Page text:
on either side.
We have heard what Grant has been doing, and be himself does full juror, in his curt but dispatches, to the unconquerable heroism of his adversary.
It is the rudest and most savage issue of war — who can stand the most killing.
It is more than ever difficult to predict the result of a contest of endurance; but the advantage of ground, position and intelligence, are with the Confederates, and Washington has more than cars been in greater danger of capture than we believe Richmond to be now.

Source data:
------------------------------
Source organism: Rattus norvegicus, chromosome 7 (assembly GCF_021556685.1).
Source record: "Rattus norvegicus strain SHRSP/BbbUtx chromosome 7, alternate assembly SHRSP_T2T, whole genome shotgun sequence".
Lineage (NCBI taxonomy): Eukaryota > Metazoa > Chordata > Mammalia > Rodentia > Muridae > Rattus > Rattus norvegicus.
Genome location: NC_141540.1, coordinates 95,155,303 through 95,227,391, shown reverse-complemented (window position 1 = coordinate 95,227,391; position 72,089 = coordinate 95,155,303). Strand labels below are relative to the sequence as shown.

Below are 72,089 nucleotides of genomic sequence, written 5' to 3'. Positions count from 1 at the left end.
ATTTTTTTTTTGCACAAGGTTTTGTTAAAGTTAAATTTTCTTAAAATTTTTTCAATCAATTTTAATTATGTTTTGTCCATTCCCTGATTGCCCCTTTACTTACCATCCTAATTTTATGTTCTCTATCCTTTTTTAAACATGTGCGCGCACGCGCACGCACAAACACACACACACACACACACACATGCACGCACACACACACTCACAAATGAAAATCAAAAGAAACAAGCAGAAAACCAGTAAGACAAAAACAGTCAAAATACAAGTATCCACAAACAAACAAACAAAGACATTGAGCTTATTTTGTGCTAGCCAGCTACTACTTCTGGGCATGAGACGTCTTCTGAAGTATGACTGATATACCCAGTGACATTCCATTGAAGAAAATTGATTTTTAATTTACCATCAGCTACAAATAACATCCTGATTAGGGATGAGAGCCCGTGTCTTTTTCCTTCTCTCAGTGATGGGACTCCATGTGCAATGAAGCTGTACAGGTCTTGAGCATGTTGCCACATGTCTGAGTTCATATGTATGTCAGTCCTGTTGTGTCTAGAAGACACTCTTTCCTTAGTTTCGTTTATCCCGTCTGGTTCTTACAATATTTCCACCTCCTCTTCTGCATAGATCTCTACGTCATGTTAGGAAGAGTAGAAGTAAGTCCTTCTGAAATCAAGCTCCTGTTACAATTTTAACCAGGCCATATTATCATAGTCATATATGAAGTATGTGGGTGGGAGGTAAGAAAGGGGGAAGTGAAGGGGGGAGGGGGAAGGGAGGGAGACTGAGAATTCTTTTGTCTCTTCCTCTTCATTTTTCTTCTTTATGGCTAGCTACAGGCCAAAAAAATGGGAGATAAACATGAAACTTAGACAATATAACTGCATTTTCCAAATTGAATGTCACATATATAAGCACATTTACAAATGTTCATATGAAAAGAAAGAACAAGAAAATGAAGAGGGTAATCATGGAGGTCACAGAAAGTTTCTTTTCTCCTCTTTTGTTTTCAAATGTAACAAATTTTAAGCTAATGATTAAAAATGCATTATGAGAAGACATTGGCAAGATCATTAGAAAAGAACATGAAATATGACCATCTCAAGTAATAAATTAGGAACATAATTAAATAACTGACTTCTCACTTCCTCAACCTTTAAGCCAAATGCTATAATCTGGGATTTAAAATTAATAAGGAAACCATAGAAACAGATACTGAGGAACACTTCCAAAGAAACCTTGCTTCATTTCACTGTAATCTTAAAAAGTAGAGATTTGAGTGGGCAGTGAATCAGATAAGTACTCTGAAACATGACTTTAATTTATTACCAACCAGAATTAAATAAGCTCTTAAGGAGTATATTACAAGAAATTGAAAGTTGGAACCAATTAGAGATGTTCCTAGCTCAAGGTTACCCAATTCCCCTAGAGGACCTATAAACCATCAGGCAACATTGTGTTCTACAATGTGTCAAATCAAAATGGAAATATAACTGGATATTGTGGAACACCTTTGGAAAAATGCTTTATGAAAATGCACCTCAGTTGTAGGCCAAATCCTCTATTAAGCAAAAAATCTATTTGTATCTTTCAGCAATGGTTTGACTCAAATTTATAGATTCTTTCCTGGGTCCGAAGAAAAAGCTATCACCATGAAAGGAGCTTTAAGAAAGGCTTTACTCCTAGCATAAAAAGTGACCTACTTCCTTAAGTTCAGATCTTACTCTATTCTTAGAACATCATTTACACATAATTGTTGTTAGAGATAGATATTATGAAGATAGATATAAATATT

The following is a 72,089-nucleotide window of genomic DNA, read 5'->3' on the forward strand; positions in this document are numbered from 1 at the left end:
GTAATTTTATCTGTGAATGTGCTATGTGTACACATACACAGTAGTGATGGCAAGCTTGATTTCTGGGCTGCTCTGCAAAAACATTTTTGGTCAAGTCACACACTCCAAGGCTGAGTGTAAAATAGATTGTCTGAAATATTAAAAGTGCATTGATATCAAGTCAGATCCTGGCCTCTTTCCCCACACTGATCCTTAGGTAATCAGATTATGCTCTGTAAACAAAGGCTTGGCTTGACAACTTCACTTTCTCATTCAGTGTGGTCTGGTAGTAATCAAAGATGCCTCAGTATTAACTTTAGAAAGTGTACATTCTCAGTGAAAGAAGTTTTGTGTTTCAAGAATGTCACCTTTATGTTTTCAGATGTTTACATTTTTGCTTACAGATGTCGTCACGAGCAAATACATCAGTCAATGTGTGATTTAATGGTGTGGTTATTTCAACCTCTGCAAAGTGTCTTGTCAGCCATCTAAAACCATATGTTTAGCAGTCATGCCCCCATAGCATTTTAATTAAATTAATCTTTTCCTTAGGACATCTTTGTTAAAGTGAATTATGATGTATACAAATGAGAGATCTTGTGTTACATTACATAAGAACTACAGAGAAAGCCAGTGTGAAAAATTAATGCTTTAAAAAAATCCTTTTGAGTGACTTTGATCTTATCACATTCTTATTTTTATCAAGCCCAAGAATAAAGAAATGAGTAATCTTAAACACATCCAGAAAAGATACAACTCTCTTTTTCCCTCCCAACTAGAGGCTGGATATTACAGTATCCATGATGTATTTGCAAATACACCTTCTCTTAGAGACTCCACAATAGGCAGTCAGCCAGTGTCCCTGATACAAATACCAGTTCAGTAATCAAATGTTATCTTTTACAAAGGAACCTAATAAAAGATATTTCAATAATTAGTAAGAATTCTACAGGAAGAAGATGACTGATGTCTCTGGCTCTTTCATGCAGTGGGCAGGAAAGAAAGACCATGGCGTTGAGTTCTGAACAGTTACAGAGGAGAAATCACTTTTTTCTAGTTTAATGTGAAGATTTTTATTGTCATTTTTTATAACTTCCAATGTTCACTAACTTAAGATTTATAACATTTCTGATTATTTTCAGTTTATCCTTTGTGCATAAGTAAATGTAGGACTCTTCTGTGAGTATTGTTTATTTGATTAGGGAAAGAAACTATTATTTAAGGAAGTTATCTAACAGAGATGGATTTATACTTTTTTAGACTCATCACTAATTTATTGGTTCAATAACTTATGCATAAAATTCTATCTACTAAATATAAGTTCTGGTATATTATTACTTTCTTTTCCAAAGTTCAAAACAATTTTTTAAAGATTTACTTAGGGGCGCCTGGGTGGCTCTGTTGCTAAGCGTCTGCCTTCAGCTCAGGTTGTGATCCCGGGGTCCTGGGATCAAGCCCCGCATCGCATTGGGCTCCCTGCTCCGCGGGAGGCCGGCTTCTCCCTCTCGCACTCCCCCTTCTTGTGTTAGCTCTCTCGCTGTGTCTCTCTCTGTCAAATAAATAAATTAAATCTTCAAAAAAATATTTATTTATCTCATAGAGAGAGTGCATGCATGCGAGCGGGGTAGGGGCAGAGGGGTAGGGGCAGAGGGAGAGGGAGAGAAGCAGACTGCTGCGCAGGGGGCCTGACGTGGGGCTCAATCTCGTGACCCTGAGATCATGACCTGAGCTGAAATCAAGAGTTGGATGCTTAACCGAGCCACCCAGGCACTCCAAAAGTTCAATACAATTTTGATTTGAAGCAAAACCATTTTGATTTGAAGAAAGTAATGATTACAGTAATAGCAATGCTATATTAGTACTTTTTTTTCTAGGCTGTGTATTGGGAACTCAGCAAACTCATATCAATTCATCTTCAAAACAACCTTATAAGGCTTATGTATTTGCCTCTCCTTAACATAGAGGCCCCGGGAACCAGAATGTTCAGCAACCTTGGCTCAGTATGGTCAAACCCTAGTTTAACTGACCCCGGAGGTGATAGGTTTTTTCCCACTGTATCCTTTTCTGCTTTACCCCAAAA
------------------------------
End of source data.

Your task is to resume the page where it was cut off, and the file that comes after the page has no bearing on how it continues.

What the Whigs and Government men thing of the Yankee Triumphs [From the London Post, (Cabinet Organ,) May 28]
If the North really consider the battle in Virginia a victory, it can only be because they have been so accustomed to be disgracefully beaten in that quarter by Gen. Lee, that they look upon anything short of utter and disastrous defeat as a triumph.-- Upon the same principle, it is so be presumed that should Grant be ultimately driven back and routed, they wil